Appreciation of the genetic control of aging can be viewed as a modern version of the program theory of aging. Convincing evidence for genetic programming of aging and life span was derived from the study of the effects of specific genes on longevity. Most of the available information on the genetics of aging came from the studies of three species widely used in biological experimentation: a microscopic worm, Caenorhabditis elegans; a fruit fly, Drosophila melanogaster; and a mouse, Mus musculus. In worms and flies, the life span can be greatly extended by experimental manipulation of the expression of specific genes. Overexpression of some of these genes by transgenic technology and the elimination or silencing others by targeted disruption (the so-called gene knockout) can delay aging and prolong life. The mechanisms involved in these effects remain to be fully elucidated but certainly include increased activity of enzymes which control oxidative damage by reducing the levels of reactive oxygen species. Other suspected mechanisms include alterations in energy metabolism, growth, and reproduction.
Results obtained in mice prove that genetic control of aging also applies to mammals. In hereditary dwarf mice, mutation of a single gene produces numerous alterations. These include changes in endocrine function, reduced growth and the characteristic dwarf phenotype, delayed aging, and extension of life span by approximately fifty percent (i.e., from two years to three years). In terms of human life, this would correspond to changing life expectancy from 80 to 120 years. The mechanisms responsible for this impressive extension of life span appear to include a long list of primary and secondary consequences of mutation of these particular genes. The list includes improved antioxidant defenses, increased responsiveness to insulin, reduced blood sugar levels, reduced adult body size, delayed sexual maturation, reduced body temperature, and altered level of expression of numerous genes. Most of these effects can readily be traced to the primary effects of the mutations involved (i.e., deficiency of three pituitary hormones: growth hormone, thyrotropin, and prolactin). The importance of reduced growth hormone action is strongly supported by recent evidence from mice with knockout of the growth hormone receptor gene. These mice are very small and live longer than normal mice. The concept that inhibition of growth and maturation, combined with hypothermia, hypoglycemia, and chronic alterations in blood hormone levels can program an individual for long life may seem surprising. However, these findings are entirely consistent with the overwhelming evidence that reducing food intake (caloric restriction), which causes similar alterations in growth, body temperature, and so on, can greatly prolong life in mice, rats, and apparently monkeys. There is also considerable but somewhat controversial evidence that shorter people live, on the average, longer than taller individuals.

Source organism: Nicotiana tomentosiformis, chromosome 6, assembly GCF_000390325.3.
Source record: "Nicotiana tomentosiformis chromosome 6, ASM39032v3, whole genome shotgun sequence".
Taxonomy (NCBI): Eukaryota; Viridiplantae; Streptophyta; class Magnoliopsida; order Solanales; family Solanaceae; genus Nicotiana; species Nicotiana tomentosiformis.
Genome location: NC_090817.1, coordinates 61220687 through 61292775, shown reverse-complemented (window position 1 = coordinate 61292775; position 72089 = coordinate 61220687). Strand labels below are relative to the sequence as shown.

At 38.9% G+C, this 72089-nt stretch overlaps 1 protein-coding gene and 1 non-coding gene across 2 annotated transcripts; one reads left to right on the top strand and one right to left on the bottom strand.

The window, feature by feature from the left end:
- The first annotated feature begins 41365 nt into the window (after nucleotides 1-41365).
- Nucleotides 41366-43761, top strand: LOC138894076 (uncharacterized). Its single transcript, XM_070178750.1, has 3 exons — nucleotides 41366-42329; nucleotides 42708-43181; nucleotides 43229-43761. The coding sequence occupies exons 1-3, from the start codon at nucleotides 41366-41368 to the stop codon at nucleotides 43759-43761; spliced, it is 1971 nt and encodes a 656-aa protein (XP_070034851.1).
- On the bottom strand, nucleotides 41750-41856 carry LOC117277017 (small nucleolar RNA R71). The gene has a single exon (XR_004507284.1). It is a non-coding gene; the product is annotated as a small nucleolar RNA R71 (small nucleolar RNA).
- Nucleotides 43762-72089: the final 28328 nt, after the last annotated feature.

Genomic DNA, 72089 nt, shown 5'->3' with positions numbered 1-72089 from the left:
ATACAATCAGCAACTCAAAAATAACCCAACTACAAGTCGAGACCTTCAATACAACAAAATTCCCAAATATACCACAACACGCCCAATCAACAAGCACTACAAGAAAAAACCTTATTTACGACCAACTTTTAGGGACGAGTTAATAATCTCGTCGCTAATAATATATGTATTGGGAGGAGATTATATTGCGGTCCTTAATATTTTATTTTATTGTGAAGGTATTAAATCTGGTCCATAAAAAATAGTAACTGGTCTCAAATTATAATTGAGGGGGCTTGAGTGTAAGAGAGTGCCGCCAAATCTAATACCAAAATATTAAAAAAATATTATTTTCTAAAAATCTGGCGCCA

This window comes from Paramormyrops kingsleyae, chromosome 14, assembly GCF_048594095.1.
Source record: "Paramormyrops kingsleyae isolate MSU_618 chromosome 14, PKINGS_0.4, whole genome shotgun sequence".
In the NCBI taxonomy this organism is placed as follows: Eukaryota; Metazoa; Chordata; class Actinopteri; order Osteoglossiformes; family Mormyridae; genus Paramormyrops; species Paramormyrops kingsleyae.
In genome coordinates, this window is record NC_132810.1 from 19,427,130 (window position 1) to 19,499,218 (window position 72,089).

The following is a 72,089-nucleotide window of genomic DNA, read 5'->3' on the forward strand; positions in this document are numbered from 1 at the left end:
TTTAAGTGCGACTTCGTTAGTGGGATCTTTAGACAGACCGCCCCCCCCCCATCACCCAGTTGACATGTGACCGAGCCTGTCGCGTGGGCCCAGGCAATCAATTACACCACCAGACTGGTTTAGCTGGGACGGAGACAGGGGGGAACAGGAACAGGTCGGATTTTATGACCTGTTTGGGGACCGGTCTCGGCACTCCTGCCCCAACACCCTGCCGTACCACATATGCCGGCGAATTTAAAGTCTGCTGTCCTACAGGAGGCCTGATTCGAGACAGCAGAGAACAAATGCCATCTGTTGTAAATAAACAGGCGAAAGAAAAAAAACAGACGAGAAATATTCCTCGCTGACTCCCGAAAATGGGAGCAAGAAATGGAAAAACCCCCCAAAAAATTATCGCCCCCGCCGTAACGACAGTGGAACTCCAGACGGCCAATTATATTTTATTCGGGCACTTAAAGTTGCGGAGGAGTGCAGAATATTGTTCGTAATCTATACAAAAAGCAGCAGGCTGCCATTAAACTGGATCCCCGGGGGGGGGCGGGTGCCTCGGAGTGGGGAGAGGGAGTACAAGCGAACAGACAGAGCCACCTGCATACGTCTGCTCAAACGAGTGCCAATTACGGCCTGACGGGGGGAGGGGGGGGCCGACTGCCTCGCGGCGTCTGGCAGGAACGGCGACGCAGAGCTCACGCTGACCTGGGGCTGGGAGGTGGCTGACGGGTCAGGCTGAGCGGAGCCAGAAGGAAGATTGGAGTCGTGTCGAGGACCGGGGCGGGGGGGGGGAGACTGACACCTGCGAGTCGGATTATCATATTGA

Ongoing studies on humans, including studies of twins as well as exceptionally long-lived people and their relatives, should soon reveal to what extent human aging and life span are genetically programmed.
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MOBBS, C. V., and HOF, P. R., eds. Functional Endocrinology of Aging. New York: Karger, 1998.